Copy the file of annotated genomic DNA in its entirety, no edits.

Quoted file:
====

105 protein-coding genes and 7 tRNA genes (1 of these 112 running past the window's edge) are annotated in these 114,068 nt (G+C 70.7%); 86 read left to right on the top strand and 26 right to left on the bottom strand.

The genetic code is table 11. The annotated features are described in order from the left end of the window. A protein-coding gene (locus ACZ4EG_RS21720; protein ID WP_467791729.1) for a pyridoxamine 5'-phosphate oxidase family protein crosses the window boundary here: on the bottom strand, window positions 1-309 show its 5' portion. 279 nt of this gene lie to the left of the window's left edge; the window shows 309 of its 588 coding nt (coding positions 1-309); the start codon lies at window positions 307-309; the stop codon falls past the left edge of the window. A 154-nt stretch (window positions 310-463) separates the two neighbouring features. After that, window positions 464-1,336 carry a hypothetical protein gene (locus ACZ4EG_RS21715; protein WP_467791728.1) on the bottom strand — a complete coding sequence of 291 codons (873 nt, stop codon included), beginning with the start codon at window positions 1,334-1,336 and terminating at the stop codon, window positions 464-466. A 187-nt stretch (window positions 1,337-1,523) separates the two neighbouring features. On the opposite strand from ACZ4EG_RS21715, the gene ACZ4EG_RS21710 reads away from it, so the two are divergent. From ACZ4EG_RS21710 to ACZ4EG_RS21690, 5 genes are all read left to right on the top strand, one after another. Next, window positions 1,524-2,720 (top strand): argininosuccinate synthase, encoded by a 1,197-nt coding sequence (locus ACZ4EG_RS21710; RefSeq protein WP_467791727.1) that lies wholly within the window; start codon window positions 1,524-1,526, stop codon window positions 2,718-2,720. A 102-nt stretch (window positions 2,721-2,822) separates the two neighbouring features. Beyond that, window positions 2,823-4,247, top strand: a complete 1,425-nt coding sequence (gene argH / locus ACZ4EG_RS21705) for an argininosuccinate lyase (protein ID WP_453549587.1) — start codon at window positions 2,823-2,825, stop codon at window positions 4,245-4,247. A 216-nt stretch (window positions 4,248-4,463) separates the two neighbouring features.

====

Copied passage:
105 protein-coding genes and 7 tRNA genes (1 of these 112 running past the window's edge) are annotated in these 114,068 nt (G+C 70.7%); 86 read left to right on the top strand and 26 right to left on the bottom strand.

The genetic code is table 11. The annotated features are described in order from the left end of the window. A protein-coding gene (locus ACZ4EG_RS21720; protein ID WP_467791729.1) for a pyridoxamine 5'-phosphate oxidase family protein crosses the window boundary here: on the bottom strand, window positions 1-309 show its 5' portion. 279 nt of this gene lie to the left of the window's left edge; the window shows 309 of its 588 coding nt (coding positions 1-309); the start codon lies at window positions 307-309; the stop codon falls past the left edge of the window. A 154-nt stretch (window positions 310-463) separates the two neighbouring features. After that, window positions 464-1,336 carry a hypothetical protein gene (locus ACZ4EG_RS21715; protein WP_467791728.1) on the bottom strand — a complete coding sequence of 291 codons (873 nt, stop codon included), beginning with the start codon at window positions 1,334-1,336 and terminating at the stop codon, window positions 464-466. A 187-nt stretch (window positions 1,337-1,523) separates the two neighbouring features. On the opposite strand from ACZ4EG_RS21715, the gene ACZ4EG_RS21710 reads away from it, so the two are divergent. From ACZ4EG_RS21710 to ACZ4EG_RS21690, 5 genes are all read left to right on the top strand, one after another. Next, window positions 1,524-2,720 (top strand): argininosuccinate synthase, encoded by a 1,197-nt coding sequence (locus ACZ4EG_RS21710; RefSeq protein WP_467791727.1) that lies wholly within the window; start codon window positions 1,524-1,526, stop codon window positions 2,718-2,720. A 102-nt stretch (window positions 2,721-2,822) separates the two neighbouring features. Beyond that, window positions 2,823-4,247, top strand: a complete 1,425-nt coding sequence (gene argH / locus ACZ4EG_RS21705) for an argininosuccinate lyase (protein ID WP_453549587.1) — start codon at window positions 2,823-2,825, stop codon at window positions 4,245-4,247. A 216-nt stretch (window positions 4,248-4,463) separates the two neighbouring features.